Josh stops by in his office to find Donna there at his desk. She tells him that Mrs. Marillo checks out fine. She repeats the names of some other silly proclamations presidents have made and continues to mock General Pulaski Day. Josh tells her that, yes, he's sure Mrs. Marillo is a lovely, wonderful teacher, but she's no more worthy than the other schoolteachers retiring this year. Donna points out that they don't have former students working at the White House. Josh points out that it's those types of situations that get them into trouble. Donna finally concedes that Josh is right, but she looks disappointed.
Josh heads off and encounters Sam, who is returning from his meeting with Hoynes. Sam tells Josh that Hoynes agreed to take his name off the bill. Josh tells Sam that their meeting is almost done. Sam asks if Josh will tell him what the meeting is about now. Josh finally tells Sam that they're discussing possibly replacing Hoynes. Sam is shocked. Josh explains the details about electoral math. Sam asks if he was "sent away" to deal with Hoynes while they discussed this without him. Josh insists that he wasn't. I'm trying to recall a reason why they would be on eggshells around Sam regarding Hoynes and can't think of anything, so I guess not. Sam asks if they are actually discussing names. Josh says, "Fitzwallace, Leo, and Ulysses S. Grant." Before Sam goes into the meeting, he feels the need to tell Josh that he didn't have to fight with Hoynes about taking his name off the bill. Once he found out it was what the committee wanted, Hoynes agreed to it.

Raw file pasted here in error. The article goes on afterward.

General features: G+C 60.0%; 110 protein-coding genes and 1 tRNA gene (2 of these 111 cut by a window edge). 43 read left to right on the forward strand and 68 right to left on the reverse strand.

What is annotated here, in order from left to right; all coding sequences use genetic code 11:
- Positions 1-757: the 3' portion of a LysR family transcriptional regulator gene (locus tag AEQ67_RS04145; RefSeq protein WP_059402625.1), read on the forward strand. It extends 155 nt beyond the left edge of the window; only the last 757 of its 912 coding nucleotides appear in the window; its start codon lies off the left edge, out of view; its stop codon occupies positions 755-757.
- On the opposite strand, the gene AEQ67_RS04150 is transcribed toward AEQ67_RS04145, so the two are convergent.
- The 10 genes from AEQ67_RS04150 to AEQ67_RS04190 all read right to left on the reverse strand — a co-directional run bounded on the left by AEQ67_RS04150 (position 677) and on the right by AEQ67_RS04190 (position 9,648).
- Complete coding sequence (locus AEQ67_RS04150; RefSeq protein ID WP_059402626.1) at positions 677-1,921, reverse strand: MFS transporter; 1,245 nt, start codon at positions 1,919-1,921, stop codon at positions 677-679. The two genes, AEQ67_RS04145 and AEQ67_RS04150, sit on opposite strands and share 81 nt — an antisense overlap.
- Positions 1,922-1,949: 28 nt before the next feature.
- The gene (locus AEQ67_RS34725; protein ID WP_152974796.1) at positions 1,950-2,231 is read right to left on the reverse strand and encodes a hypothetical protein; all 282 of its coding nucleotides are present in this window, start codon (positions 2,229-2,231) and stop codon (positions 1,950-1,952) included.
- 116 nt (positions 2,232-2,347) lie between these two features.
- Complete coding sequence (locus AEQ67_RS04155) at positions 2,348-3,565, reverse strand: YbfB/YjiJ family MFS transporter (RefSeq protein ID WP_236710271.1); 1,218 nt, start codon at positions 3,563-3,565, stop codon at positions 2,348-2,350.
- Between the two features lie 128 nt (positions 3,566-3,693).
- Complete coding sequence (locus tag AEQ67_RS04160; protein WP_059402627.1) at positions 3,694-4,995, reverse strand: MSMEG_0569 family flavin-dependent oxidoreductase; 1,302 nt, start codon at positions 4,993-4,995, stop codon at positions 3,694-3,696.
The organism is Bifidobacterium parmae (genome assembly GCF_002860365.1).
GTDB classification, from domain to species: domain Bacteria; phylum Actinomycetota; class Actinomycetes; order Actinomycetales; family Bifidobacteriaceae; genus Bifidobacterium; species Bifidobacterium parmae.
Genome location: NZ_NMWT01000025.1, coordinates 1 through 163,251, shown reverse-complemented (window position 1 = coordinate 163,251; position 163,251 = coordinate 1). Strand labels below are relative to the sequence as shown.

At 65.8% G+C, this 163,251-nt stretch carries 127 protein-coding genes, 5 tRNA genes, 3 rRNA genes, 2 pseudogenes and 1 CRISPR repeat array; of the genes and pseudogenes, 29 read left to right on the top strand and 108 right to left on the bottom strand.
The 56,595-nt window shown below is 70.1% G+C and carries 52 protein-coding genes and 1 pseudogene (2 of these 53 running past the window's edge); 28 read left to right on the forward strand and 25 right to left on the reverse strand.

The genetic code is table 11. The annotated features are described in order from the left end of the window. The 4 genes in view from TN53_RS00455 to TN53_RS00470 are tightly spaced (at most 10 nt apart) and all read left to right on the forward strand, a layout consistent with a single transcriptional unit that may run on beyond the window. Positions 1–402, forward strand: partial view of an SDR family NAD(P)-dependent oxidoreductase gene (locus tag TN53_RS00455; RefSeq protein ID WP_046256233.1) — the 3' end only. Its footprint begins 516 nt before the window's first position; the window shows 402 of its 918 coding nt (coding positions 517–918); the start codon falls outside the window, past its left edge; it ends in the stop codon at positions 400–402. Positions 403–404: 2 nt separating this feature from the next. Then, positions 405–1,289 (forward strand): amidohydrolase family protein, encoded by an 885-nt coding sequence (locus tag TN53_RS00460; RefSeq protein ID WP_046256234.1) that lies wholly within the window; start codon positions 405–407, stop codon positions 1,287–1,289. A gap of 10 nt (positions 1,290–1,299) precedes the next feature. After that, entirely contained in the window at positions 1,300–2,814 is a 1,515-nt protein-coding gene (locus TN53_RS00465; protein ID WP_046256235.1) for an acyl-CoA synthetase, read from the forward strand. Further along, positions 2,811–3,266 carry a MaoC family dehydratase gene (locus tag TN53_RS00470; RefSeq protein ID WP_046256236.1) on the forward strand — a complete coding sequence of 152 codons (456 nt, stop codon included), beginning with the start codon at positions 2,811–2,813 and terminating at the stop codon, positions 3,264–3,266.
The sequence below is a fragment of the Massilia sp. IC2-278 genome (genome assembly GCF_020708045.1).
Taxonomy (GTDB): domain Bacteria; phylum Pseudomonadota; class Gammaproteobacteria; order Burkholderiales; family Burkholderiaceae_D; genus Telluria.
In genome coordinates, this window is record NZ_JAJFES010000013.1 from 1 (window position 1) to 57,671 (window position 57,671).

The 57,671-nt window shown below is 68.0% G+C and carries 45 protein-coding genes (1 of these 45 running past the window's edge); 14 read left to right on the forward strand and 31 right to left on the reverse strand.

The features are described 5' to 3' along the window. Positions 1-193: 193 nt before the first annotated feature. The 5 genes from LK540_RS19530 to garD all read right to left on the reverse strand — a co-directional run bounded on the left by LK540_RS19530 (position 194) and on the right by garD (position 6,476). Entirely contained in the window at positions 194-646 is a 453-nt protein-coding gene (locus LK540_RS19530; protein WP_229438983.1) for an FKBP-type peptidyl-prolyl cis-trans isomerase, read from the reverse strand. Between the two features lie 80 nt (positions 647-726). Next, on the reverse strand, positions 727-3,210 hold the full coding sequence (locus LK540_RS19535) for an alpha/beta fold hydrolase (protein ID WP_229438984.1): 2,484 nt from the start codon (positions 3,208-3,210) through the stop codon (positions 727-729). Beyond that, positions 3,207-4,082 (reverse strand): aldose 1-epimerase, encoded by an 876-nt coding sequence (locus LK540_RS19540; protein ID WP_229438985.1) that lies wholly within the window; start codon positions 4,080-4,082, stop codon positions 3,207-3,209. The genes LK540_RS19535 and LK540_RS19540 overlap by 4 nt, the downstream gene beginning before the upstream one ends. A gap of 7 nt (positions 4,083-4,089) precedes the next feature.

Leo is sitting at the desk, talking on the phone. Margaret comes in to tell him that VPOTUS has arrived. He asks her to send Hoynes in, and tell her that she can go home. She says, "I go home when you go home." Aww. She waves Hoynes in and leaves the two of them alone in the office. Leo thanks Hoynes for being amenable to the committee to get the internet bill passed. Hoynes is disappointed that, now that he's taken his name off, they can't campaign on it. Sure, they could. The original drafts of the bill would still have Hoynes's name on it, and I'm sure his name was mentioned in relation to any media coverage of it over the past five years. The Republicans couldn't respond by accusing him of lying or anything. Leo invites Hoynes to take a seat so that he can get to the real reason why he's called him in. "I'm in a bind," Leo begins, "and I think you know what it is." Hoynes pleads ignorance. Leo explains that he has made his oath to maintain the anonymity of the AA meetings, but says that he has "a responsibility to the president, and in fact, to the country." Hoynes is still lost. Leo tells Hoynes that he has to tell the president that Hoynes is an alcoholic. Hoynes is shocked, but not for the expected reasons: "Are you telling me he doesn't know?" Leo: "How would he know?" Hoynes: "You didn't tell him?" Leo: "Of course, I didn't tell him." Hoynes is just stunned. He had always assumed that Leo had told POTUS. You can practically see Hoynes thinking back to previous exchanges where Bartlet offered him a drink or whatever and assuming that Jed was being a prick. Hoynes tells Leo that they should go "see the boss" immediately. Leo nods in agreement.